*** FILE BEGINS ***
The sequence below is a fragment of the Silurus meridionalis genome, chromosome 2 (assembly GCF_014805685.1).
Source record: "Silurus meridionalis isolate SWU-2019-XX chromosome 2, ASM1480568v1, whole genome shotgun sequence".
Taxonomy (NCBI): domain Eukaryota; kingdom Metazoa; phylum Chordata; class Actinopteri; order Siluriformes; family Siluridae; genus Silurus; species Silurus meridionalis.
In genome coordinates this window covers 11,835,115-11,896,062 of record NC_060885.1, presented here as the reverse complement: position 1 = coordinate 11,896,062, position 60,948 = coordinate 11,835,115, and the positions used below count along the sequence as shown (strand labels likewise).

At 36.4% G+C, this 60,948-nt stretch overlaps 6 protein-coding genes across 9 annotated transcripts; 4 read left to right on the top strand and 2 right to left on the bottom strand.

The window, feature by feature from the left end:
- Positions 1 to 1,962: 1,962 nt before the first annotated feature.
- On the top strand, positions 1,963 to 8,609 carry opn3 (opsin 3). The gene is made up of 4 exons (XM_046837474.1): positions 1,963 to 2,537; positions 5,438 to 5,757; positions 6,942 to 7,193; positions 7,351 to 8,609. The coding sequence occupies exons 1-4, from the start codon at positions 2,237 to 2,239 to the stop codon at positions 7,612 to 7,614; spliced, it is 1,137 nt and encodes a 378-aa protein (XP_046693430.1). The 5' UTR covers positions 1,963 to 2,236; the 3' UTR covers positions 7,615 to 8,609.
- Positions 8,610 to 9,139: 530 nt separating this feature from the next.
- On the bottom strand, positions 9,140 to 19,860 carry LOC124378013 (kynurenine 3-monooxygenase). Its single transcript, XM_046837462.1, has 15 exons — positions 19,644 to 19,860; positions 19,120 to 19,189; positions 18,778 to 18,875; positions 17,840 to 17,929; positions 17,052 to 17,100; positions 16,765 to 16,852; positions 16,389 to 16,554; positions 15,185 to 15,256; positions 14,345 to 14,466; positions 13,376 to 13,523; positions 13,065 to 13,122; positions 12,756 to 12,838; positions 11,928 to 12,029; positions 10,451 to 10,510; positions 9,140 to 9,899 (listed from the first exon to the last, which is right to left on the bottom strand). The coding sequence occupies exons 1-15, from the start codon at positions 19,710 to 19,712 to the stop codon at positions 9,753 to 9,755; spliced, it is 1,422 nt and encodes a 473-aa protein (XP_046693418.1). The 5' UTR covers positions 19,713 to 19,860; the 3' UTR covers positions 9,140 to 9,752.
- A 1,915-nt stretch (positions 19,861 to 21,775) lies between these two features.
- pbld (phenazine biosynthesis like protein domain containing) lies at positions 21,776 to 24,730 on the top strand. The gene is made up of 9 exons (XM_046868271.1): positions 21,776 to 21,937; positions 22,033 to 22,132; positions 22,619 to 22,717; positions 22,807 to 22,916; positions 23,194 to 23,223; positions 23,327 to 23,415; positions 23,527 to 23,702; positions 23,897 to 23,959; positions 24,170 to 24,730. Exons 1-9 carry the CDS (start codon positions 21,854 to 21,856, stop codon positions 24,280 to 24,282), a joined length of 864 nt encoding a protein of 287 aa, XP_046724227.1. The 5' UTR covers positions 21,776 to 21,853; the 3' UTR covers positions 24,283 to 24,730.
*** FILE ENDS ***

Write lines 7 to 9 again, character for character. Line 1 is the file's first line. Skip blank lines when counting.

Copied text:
- Positions 1 to 1,962: 1,962 nt before the first annotated feature.
- On the top strand, positions 1,963 to 8,609 carry opn3 (opsin 3). The gene is made up of 4 exons (XM_046837474.1): positions 1,963 to 2,537; positions 5,438 to 5,757; positions 6,942 to 7,193; positions 7,351 to 8,609. The coding sequence occupies exons 1-4, from the start codon at positions 2,237 to 2,239 to the stop codon at positions 7,612 to 7,614; spliced, it is 1,137 nt and encodes a 378-aa protein (XP_046693430.1). The 5' UTR covers positions 1,963 to 2,236; the 3' UTR covers positions 7,615 to 8,609.
- Positions 8,610 to 9,139: 530 nt separating this feature from the next.